Taiwanese driver sued for ramming van into presidential office

Workers repair the damaged front gate at the Presidential Palace in Taipei on Jan 26, 2014. Taiwan's presidential office has filed a lawsuit against the man who rammed a truck into the tightly guarded premises in an attempted suicide attack, off
Workers repair the damaged front gate at the Presidential Palace in Taipei on Jan 26, 2014. Taiwan's presidential office has filed a lawsuit against the man who rammed a truck into the tightly guarded premises in an attempted suicide attack, officials said on Thursday, Feb 13, 2014. -- FILE PHOTO: AFP

TAIPEI (AFP) - Taiwan's presidential office has filed a lawsuit against the man who rammed a truck into the tightly guarded premises in an attempted suicide attack, officials said on Thursday.

Chang Teh-cheng, 41, drove a 35-tonne truck through several sets of barricades last month.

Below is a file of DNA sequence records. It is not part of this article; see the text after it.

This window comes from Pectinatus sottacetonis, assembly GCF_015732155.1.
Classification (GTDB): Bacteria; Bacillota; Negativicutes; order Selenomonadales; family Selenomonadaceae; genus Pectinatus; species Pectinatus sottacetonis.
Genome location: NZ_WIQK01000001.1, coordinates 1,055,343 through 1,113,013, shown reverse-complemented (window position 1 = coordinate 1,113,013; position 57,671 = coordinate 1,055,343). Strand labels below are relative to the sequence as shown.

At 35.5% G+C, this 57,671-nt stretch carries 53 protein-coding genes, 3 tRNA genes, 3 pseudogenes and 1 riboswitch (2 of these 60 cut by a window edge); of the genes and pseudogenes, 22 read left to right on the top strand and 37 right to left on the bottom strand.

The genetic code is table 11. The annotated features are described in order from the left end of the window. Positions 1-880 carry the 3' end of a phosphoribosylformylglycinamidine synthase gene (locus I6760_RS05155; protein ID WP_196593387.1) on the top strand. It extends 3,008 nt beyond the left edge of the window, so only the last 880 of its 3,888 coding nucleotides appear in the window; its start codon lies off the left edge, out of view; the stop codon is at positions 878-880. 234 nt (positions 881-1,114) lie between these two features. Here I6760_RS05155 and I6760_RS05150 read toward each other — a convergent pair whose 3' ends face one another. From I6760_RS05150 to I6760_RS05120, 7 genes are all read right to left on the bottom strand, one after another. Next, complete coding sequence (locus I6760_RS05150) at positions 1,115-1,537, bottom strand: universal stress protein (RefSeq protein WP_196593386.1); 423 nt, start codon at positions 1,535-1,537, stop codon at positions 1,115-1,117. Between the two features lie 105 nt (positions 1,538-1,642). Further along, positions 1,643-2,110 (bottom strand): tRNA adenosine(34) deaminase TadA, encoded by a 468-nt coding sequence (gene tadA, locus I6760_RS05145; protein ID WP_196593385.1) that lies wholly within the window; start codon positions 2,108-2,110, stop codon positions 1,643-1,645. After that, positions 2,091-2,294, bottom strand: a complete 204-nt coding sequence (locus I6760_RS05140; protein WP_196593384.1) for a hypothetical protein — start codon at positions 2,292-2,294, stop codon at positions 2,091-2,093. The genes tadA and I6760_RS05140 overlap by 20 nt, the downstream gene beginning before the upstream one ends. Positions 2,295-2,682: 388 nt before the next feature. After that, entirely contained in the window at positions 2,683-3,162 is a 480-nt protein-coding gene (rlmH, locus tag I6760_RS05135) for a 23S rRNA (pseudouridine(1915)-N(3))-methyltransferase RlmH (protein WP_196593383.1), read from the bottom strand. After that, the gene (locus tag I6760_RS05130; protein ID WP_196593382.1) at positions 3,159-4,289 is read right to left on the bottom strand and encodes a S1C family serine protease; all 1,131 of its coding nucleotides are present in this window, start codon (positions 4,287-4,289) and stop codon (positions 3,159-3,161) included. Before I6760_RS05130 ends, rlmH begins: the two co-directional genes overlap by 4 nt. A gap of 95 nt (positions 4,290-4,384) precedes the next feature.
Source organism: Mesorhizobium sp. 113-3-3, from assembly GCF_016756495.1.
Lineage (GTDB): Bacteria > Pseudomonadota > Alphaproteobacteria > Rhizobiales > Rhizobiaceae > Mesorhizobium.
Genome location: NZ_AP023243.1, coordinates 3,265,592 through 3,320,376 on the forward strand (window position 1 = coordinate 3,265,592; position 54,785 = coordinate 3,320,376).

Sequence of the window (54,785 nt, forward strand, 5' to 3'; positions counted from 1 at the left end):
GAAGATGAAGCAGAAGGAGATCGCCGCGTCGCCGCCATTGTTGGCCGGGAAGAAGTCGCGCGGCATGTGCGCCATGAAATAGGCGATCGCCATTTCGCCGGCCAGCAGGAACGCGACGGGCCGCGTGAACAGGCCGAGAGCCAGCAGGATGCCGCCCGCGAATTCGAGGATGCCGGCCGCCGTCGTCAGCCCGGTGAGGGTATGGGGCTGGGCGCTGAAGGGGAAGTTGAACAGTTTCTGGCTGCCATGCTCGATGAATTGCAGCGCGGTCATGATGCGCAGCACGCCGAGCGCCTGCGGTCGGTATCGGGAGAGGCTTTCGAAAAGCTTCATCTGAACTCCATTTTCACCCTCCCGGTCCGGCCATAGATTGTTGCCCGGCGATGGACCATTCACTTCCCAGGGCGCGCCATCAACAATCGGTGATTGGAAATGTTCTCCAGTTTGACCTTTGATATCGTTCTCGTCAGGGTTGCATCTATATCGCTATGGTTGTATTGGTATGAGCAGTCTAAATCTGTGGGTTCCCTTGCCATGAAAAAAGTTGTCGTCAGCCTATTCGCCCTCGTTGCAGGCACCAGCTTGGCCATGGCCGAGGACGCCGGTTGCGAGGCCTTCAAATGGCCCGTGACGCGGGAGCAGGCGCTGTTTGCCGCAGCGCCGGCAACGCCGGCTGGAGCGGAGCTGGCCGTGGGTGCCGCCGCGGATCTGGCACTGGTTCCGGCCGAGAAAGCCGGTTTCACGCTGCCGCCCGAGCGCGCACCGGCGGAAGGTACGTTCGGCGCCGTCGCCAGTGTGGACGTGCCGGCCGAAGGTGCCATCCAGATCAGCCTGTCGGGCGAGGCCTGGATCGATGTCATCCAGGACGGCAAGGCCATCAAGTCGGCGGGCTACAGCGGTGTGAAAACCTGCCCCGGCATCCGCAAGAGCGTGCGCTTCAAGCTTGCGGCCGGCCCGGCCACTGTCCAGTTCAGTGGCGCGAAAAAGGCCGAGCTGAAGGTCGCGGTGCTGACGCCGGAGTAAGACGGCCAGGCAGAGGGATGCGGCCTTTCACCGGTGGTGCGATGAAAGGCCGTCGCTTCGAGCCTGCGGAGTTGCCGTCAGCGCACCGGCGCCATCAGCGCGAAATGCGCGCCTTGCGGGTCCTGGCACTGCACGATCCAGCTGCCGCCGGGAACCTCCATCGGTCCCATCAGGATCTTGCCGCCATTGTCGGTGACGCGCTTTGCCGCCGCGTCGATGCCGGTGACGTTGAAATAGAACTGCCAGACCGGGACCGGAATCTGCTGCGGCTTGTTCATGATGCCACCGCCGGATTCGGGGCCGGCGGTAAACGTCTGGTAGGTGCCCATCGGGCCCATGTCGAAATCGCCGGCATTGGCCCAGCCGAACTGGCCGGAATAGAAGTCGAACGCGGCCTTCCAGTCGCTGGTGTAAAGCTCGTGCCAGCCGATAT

At high speed, the vehicle ascended a set of steps before being stopped by a bullet-proof screen and becoming stuck in the gate leading to the office's main building.

He was severely injured but no one else was hurt in the attack, the worst of its type on the building.

The incident prompted authorities to tighten security, and it has cost more than NT$3 million (S$125,400) to repair the damage to the 95-year-old building.

Presidential Ma Ying-jeou's spokesman Li Jia-fei confirmed that the presidential office had filed the lawsuit against Chang on Feb 5.

"It would be unfair for the damage to be paid by the tax-payers," another official at the office said.

Mr Ma was away on a state visit abroad at the time.

An initial police investigation ruled out political motives, with police and Chang's family saying that the suspect had been unhappy with a court ruling in 2011.

He had been given a 40-day jail term in 2011 for fighting with a relative from his second marriage which ended in divorce.

Chang, who had been arrested on charges of attempted murder, has been released on bail after interrogation by prosecutors.